In an ongoing court battle, a federal judge has ruled that the Custer Gallatin National Forest failed to properly analyze the impacts on elk hiding cover and wolverines created by a 5,600-acre logging project near Yellowstone National Park’s western border. In an order dated March 26, U.S. District Court Judge Dana Christensen said the Forest Service violated federal regulations but has until April 8 to submit arguments regarding the appropriate remedy. Christensen halted the same project in 2017 following the same lawsuit’s issues regarding the logging’s impact on Canada lynx.   The groups that sued the Forest Service are the Native Ecosystems Council and the Alliance for the Wild Rockies.  …Jason Brey, Hebgen District Ranger, couldn’t comment on the litigation but said he remains hopeful the Forest Service can soon move ahead on work to protect homes in the area from a potential wildland fire.

Read More

Arizona forest officials seek comment on restoration project

Arizona Daily Independent
March 29, 2020
Category: Forestry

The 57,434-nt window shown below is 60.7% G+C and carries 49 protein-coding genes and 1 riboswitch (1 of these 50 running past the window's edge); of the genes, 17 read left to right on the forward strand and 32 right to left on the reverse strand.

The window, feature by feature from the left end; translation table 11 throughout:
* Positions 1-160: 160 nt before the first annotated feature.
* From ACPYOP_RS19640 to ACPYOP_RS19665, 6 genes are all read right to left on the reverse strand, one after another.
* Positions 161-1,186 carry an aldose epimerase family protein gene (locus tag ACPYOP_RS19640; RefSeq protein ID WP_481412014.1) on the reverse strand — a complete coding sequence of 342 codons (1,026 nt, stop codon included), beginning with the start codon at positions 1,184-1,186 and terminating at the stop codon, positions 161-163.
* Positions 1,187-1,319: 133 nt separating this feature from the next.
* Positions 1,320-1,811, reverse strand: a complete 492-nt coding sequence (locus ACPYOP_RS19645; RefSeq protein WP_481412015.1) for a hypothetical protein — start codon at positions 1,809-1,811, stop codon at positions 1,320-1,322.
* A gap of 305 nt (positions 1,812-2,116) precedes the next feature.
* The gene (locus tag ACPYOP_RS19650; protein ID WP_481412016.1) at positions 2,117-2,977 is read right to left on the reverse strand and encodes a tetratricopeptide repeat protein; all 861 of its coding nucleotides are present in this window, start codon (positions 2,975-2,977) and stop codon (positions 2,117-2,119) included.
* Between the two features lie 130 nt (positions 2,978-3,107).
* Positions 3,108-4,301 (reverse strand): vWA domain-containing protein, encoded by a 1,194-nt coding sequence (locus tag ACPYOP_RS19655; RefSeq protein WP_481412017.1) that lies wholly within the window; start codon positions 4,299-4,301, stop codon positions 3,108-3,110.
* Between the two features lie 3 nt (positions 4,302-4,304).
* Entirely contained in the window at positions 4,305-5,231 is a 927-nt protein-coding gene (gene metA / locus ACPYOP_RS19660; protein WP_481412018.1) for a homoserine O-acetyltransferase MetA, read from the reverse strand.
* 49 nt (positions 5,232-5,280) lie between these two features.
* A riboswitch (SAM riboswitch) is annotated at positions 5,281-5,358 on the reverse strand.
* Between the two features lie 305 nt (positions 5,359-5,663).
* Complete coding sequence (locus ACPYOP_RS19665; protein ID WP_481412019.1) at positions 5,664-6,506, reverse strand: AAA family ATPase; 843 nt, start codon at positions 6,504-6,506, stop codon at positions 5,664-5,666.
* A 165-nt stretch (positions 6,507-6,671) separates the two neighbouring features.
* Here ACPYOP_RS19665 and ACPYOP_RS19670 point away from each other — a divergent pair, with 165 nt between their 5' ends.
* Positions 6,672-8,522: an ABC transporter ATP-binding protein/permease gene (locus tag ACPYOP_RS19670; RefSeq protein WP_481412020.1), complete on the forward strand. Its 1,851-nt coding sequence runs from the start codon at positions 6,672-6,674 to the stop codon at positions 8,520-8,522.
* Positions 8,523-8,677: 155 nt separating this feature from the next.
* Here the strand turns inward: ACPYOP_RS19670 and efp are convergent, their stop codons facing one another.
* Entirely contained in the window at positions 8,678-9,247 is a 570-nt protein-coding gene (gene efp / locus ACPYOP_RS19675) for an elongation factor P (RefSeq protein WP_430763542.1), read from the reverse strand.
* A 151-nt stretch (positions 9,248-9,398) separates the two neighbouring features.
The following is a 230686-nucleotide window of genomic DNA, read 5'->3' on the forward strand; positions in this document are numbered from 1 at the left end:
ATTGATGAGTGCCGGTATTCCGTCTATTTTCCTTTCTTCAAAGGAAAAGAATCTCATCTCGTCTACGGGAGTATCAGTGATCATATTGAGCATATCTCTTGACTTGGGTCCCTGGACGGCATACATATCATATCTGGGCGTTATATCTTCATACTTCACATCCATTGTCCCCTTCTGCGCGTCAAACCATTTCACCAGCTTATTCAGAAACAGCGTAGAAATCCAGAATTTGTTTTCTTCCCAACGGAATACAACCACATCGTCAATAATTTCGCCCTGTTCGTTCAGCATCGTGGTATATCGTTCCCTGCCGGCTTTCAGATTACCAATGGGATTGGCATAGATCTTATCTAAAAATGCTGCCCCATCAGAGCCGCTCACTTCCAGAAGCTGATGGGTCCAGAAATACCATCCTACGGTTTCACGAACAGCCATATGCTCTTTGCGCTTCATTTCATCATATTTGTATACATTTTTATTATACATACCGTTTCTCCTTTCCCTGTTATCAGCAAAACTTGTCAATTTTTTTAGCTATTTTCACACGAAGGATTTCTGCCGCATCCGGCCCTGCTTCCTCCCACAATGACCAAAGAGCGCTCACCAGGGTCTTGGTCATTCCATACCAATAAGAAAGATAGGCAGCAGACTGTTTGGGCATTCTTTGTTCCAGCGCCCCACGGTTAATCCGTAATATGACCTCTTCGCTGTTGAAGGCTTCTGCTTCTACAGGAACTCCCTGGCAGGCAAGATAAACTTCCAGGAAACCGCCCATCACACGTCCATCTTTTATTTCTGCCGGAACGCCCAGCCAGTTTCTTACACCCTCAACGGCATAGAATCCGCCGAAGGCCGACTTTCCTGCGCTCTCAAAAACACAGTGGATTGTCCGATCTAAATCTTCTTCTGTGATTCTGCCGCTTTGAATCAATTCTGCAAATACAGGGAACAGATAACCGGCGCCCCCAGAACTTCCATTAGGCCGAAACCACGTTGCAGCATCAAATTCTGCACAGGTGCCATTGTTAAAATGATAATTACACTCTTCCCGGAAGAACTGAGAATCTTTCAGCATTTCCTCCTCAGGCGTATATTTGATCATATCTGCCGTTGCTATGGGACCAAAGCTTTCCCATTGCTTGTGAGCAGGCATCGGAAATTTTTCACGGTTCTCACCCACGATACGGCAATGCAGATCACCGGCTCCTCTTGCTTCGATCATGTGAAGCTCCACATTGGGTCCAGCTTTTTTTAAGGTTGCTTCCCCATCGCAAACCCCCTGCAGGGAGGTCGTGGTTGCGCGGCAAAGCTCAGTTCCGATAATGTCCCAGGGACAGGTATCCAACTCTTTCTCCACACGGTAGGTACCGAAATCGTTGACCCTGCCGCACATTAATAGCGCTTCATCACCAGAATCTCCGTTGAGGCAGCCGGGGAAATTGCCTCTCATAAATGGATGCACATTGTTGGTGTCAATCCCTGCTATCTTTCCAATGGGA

Region: United States, US West

The Kaibab National Forest is seeking public comment on a proposed vegetation management project on the North Kaibab Ranger District that would improve forest health and vigor while also enhancing habitat conditions in the area.  The Burnt Corral Vegetation Management Project Environmental Assessment and all other project documents and maps are available for review on the Kaibab National Forest website. The project includes treatments designed to improve forest resiliency by creating conditions better able to withstand climate change and other threats such as unnaturally severe wildfire.  The project proposes the use of prescribed fire as well as the management of naturally-caused wildfire on up to 28,090 acres of the North Kaibab Ranger District. This reintroduction of wildland fire across the landscape would be supported by up to 17,765 acres of commercial and non-commercial mechanical vegetation treatments.

Read More

Sustainable Forestry Initiative collaborating with women changing the face of forestland ownership

By Janet W. Steele, Clemson University
Sustainable Forestry Initiative
March 28, 2020
Category: Forestry
Region: US East, United States